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What would save Blockbuster?

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By AceInMySleeve
December 10, 2007

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This is just conjecture. Of course, anything that BBI does impacts Netflix and vice-versa so this is relevant here. Also, I am curious what opinion you might have of the following plan: is it competitive to other solutions on the market for customers? Would it be sufficiently profitable?

I believe that, or maybe its just wishful thinking, Keyes is aiming to develop a different type of Total Access strategy. One that is still a subscription format, but that can be pushed from within and without the stores without blowing the whole company up (as Antioco's vision of it was). I also think he likes per-day pricing.

Here is a potential product along those lines:

15$\month subscription gets you:
1 out unlimited by mail
1 out unlimited from store back catalogue and new releases over 4 weeks old
1$\day new release rentals

Beliefs
1) A large percentage of the population is not happy with a purely by-mail solution. It lacks immediacy and the new release satisfaction is low. New release satisfaction is low because Netflix chooses to downplay those titles for cost reasons (customers are only paying 25 cents a day for service), tend to have long waits on these titles (cost again), and because new releases are often an impulse buy.
2) A large percentage of the population will not be happy with a pure kiosk solution. This is because kiosks have only 50-75 unique titles, potentially have availability problems on the top titles, and have a number of quirky usability issues. Really, if prices were the same, I think customers would prefer the store experience. When they have a kiosk in the grocery store or Wal-Mart or McDonalds they will also use that at cost to the store, but I think this aspect has the potential to grow the overall market significantly rather than just steal market share.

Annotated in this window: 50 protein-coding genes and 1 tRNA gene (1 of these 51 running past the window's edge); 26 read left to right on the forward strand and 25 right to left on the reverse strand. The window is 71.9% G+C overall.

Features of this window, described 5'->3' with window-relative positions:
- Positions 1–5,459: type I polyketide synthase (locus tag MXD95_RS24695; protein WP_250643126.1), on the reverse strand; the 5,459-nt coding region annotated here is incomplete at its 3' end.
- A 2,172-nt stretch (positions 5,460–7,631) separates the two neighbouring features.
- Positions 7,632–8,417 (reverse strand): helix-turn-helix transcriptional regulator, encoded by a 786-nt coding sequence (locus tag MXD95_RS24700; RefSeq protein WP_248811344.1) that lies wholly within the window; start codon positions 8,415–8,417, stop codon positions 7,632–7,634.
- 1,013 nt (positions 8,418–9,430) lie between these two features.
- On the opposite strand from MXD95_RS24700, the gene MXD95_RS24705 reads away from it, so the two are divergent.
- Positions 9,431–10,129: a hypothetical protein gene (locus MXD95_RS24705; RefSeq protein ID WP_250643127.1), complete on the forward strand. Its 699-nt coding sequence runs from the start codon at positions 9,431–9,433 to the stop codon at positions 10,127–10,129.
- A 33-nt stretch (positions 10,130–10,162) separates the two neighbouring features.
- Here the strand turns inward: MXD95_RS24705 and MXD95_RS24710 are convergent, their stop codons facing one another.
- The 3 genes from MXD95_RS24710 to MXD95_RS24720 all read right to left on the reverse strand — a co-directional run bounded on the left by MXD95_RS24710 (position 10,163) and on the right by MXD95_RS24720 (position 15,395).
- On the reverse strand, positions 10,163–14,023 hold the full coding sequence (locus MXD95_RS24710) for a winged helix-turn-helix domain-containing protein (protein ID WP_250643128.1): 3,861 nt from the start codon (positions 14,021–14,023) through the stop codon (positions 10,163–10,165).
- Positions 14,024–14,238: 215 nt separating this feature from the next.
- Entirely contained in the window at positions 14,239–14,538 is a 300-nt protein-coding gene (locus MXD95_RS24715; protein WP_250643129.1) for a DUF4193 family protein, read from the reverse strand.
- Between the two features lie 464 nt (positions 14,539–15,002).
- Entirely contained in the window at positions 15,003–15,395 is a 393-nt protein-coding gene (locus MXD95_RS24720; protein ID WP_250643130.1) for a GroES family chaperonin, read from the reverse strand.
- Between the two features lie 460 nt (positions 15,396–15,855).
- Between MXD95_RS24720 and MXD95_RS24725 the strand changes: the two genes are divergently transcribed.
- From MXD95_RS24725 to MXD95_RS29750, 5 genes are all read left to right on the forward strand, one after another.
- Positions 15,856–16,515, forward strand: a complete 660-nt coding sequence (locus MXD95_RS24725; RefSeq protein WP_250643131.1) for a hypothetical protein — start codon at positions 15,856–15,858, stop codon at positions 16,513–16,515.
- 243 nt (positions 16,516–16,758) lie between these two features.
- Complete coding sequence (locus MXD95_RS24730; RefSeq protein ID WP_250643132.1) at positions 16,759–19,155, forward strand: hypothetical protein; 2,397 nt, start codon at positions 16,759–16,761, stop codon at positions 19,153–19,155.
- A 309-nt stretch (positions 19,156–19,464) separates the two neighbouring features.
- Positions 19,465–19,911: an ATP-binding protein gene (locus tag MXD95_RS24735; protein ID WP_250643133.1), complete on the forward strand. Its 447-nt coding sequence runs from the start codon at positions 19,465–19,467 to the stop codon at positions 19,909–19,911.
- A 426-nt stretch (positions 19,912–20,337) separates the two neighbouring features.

3) 15$ is about the sweet spot I believe for mainstream outlay for rental product. It is just a touch higher than Netflix's current ARPU which is in the 14$ range. It is approximately equal to the average in-store customer outlay (BB says in-store customers generate 10$\month in gross, and they have 66% margins).
4) Back catalogue is highly elastic to price, but cost is not highly variable to usage. That is, a 1-out unlimited in-store program for back catalogue essentially costs the same regardless of how many movies a customer rents. It is the cost of depreciation of an old title over a month (probably 1$-2$ at the very most). Blockbuster doesn't have to pay postage on each turn.
5) New releases are monetized and less prone to abuse, unlike the current Total Access, but are priced competitive with the kiosks on an incremental basis. I suspect there is something magic about 1$\day from the customer's perspective.

Is it inconceivable that Blockbuster can offer new releases at the price of 1$\day under such a program?

Consider the following:
1) Movie Pass was priced at 28$ for 2\out. That's less than .50$\day and the structure of that program is such that product is always out. I'm not actually sure what the status of this program is, its not heavily promoted (that's not the point though).
2) EOLF allows for up to 30 day rentals for less than 6$. How long is a new release kept out on average already? I know I keep mine for 5-7 days. Blockbuster might be getting barely over 1$\day as it is... They claim right now that they are receiving 2.79$ per rental and averaging 5 days out (which is 58 cents a day) but this includes Total Access and it would be more relevant to see the in-store customer statistics.

So, do you think this would be popular? Would it be profitable? Neither or both?